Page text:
The above image was extracted from the Wikipedia web site – Rat Snakes
It was one of those dry and dusty Sunday summer days in Pune, India. The abundant greening of the nation during monsoon season had long passed and been replaced with a uniform brown dust and rock where grass had recently grown so abundantly. Flame trees kept a brave presence in searing dry heat, providing shade to itinerant dogs and ruminating cattle. Punkers (fans) whooshed the air around high ceiling houses behind locked doors and windows as residents tried vainly to keep heat out. Servants moved languidly around their places of work grateful they had a retreat during the day from their small living cubicles, and the omnipresent band of relatives living there in semi-permanent residence. It was one of those days when you fought to keep eyes open so you could deal with jobs needing attention.
So it took a while to register there was something of note happening outside. One of the servants slowly made their way to the window and drew curtains aside to peep out, turning to beckon the others who, in a sudden burst of energy, sped to the window to see what was happening. Everyone loves a *tamasha!
The excitement at the window eventually sparked our interest and we joined the cluster of servants peering at the direction of the noise. In the distance we could hear shouting; then a small army of children burst into view, plunged across the road and burst through our front gate.
The servants looked at each other in fear. * “Sap hai!”
Well it was more than a snake. This rat snake was a giant, and even from a distance as its coiled body thrust it forward it was travelling as fast as those children were as they ran at breakneck speed shouting behind the monster. Snake and children rushed through our yard and headed for the hospital next door.
Now at that precise moment nurses were going about their business in the autoclave room and the snake seeking to escape that mass of shouting children spied the open door and an assortment of equipment which could provide shelter from which it could defend itself from danger. Nurses shrieked in terror as the giant sped into the room and lodged itself among stainless steel hospital equipment. They fled sending trays and instruments clattering to the floor behind them.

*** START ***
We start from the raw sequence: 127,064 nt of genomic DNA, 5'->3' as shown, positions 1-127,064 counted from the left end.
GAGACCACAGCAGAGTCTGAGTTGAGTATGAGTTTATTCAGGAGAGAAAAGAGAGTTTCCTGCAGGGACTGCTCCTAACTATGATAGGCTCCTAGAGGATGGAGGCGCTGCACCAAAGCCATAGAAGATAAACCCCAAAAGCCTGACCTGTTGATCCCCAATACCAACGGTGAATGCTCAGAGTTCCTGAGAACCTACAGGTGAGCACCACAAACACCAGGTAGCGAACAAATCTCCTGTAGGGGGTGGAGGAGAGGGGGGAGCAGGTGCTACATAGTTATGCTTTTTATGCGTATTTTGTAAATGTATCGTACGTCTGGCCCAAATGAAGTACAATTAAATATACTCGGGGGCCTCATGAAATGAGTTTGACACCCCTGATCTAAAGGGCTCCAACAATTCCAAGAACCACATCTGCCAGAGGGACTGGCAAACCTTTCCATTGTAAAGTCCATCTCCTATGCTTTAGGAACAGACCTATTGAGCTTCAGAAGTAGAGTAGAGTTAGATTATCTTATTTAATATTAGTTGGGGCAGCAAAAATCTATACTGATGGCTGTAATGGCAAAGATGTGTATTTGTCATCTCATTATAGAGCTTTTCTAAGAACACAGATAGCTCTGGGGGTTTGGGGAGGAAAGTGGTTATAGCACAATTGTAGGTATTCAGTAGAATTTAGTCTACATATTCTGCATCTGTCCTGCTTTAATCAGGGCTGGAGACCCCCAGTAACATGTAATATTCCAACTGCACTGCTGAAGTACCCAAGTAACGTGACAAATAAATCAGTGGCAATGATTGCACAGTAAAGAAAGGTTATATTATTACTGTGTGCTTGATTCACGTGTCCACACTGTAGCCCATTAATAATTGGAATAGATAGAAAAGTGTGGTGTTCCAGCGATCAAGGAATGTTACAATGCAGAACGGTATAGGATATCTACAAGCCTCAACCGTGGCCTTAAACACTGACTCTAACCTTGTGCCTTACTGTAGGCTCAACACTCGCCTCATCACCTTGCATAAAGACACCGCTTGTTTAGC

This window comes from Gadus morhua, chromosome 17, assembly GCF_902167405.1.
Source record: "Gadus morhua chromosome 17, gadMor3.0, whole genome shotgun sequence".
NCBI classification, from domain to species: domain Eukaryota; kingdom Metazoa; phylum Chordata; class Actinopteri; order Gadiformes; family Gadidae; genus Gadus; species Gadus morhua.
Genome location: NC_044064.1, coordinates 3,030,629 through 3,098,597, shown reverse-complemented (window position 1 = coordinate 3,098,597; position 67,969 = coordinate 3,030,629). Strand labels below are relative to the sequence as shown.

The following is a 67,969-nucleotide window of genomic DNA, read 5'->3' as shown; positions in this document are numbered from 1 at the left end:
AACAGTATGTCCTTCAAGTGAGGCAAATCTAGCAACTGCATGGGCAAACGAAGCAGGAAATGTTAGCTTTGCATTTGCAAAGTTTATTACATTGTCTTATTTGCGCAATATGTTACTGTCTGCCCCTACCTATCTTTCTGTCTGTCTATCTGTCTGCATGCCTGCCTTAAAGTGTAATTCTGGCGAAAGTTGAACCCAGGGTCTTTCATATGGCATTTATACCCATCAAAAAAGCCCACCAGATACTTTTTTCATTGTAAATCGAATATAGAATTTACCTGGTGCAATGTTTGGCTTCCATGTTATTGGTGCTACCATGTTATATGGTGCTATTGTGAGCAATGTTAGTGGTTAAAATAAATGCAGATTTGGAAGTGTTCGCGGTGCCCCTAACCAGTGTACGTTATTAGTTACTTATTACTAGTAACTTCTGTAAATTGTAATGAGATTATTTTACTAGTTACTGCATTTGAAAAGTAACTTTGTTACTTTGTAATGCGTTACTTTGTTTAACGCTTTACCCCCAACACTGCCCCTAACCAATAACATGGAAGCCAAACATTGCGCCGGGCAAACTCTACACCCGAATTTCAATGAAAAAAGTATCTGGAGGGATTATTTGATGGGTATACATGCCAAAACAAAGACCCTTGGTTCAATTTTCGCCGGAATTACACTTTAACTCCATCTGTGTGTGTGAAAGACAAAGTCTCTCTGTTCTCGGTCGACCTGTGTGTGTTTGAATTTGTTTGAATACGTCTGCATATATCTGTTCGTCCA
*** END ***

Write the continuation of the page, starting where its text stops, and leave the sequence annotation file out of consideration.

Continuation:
Nurses, doctors, children and whoever could rise from a hospital bed gathered outside the autoclave room to discuss the situation.
“Call Kunk Sahib,” suggested one of the children.
Now Kunk Sahib was considered to be the resident *shikari of the community and it was known he owned a licensed hunting gun. His wife was professor at one of the colleges in town, but Kunk Sahib preferred the open spaces and the hunt.
It was agreed calling Kunk Sahib was the best course of action under the circumstances.
So the mass of children evaporated in the direction of Kunk Sahibs home a kilometre away while their place was taken by the complete staff and as many patients who could move from beds, along with residents of the community and nearby village who’d now heard of the entertainment at the hospital. The sap watched them from behind equipment and contemplated its next move.
Then after ten minutes Kunk Sahib appeared dressed appropriately in hunting attire with a substantial hunting gun slung over his shoulder. He was followed by a rapidly swelling army of children shouting in excitement and pressing in to touch the gun. Kunk Sahib stood straight and tall and moved forward with the commanding appearance expected of his heroic reputation.
Then at last he stood before the door and considered the situation. One blast from that gun would probably do extensive damage to hospital equipment so that was out of the question. The sap must be brought into the open again so Kunk Sahib could demonstrate his skills. He pointed at one of the watching *Mali’s.
“Bring the snake out!” He commanded